Is using Agent to load data in memory in application start up correct approach

Hi all,

I am quite new to Elixir, and working on a side project to get better understanding of it.
It is a phoenix app, that serves with list of static items. Those items are taken from third party API.

Since the data is quite static, I just need to fetch it once, and serve it to requests from memory, which means I need to load them to memory at startup.

Application startup
- Get list of items
- get sub-items for each item
User requests index page => send list of items(stored in memomry of the app).
user requests children of one item => send list of subitems(also from app memory)

So, it seems, that is a good fit for Agents, where on startup of the phoenix app, i will make requests to the third party api to get all items first, then spawn a new agent for each item to get its subitems(children) put it in memory.

However, i am not sure, if that’s the right approach, in elixir/OTP way

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If You do have a fetching logic, it’s probably better to use a GenServer than an Agent.

If You do multiple requests to the same API, it’s good to have a mecanism to avoid flooding third party API.

There are some libraries for cache… for example cachex.

Finally, when it comes to access speed, I like to use ETS.

Thanks for reply @kokolegorille

I have few questions to clarify.

  1. Do I need to be reaching for the caching mechanism at this stage? I am not concerned about the speed of getting the data once it is in memory of my app. I thought having it as state of Agent(or GenServer) should be enough.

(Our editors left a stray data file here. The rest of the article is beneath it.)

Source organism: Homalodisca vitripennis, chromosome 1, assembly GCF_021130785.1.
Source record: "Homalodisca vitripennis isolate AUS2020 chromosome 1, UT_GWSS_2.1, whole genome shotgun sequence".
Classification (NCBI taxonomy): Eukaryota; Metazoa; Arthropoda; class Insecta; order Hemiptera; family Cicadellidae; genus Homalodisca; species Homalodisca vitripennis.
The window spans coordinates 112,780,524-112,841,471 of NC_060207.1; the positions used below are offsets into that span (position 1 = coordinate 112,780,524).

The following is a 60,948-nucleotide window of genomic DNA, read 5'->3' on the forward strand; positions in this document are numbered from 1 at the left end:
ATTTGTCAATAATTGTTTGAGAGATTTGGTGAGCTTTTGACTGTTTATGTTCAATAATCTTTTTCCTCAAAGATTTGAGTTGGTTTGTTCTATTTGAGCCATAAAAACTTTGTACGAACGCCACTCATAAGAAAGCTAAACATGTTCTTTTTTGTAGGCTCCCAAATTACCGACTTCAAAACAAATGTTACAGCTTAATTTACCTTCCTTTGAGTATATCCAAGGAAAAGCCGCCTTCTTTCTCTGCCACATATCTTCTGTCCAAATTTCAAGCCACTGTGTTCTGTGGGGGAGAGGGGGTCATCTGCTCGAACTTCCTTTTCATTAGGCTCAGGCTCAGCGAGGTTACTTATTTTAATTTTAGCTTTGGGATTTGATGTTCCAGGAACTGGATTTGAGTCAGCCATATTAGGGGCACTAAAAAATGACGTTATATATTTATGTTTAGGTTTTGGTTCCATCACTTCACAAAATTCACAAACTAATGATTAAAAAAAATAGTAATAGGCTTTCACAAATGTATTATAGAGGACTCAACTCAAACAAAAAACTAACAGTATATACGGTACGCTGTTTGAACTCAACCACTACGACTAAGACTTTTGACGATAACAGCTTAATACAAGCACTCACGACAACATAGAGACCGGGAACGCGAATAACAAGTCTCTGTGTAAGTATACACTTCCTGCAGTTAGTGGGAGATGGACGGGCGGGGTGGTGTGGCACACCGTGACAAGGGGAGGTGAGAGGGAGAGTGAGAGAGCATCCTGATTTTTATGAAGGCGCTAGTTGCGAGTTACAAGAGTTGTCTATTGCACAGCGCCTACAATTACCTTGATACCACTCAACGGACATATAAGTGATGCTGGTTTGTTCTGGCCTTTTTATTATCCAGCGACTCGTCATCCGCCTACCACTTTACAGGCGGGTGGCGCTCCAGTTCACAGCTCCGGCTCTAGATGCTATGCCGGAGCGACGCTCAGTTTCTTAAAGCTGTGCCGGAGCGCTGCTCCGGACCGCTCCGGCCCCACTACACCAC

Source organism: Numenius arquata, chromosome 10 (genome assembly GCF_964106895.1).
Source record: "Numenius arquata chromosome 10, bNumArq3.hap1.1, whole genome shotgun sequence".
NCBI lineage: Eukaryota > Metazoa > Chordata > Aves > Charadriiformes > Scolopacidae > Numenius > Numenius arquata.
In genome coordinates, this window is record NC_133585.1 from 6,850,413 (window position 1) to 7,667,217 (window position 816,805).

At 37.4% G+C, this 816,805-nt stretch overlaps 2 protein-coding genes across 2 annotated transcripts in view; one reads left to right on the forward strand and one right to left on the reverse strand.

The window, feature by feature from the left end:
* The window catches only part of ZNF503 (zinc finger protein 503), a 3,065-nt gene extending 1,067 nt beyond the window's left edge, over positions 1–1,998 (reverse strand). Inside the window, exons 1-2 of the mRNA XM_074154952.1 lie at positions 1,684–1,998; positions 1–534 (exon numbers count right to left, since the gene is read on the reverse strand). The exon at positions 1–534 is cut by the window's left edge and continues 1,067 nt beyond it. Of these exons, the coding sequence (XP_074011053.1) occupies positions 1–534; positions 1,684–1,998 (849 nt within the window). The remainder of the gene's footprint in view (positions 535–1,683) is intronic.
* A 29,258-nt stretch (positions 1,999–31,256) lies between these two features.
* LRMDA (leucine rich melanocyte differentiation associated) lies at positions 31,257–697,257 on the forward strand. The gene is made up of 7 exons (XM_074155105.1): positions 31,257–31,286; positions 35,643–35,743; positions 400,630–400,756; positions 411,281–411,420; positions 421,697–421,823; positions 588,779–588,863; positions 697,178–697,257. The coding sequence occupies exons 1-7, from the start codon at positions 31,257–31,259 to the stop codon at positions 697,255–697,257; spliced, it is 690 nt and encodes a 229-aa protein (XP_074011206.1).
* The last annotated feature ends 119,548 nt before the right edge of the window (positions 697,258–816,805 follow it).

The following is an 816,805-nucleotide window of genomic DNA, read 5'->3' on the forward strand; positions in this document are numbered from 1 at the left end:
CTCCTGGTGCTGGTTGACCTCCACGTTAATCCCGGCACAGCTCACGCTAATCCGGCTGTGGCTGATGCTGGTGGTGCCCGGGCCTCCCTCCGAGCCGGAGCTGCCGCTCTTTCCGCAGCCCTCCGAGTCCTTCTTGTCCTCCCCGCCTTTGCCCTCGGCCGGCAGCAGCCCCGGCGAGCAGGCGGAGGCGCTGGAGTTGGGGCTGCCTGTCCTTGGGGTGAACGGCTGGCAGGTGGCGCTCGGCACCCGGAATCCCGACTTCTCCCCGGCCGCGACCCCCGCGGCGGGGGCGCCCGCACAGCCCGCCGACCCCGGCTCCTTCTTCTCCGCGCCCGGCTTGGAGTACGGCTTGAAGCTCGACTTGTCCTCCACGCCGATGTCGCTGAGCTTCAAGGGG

2. Is the approach I described above correct from Elixir development POV. Mainly,

    • Spin up a process to get list of items

    • Spin up new process for each item (and give id of the item as name of the process), to get sub items.

    • Access state of the process, by the id of the item to get subitems of that process whenever needed (page is requested by user)

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Yes why not… as it is a learning project, You can choose whatever suits your interest.

Just remember it’s easy and cheap to spawn a process, but You should always know how to reach them (Maybe use Registry?) and what to do in case a process crash.

Remember also to be nice (AKA rate limit requests) when querying third party API, because it’s easy to flood.

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IMO. This is an excellent fit for agents, and a poor fit for genservers, since it is simple state and doesn’t require more complex things. You just need get/2 and start_link/2

Just remember to write a test where you use Process.exit/2 to kill the agent and make sure you can still make a query afterwards.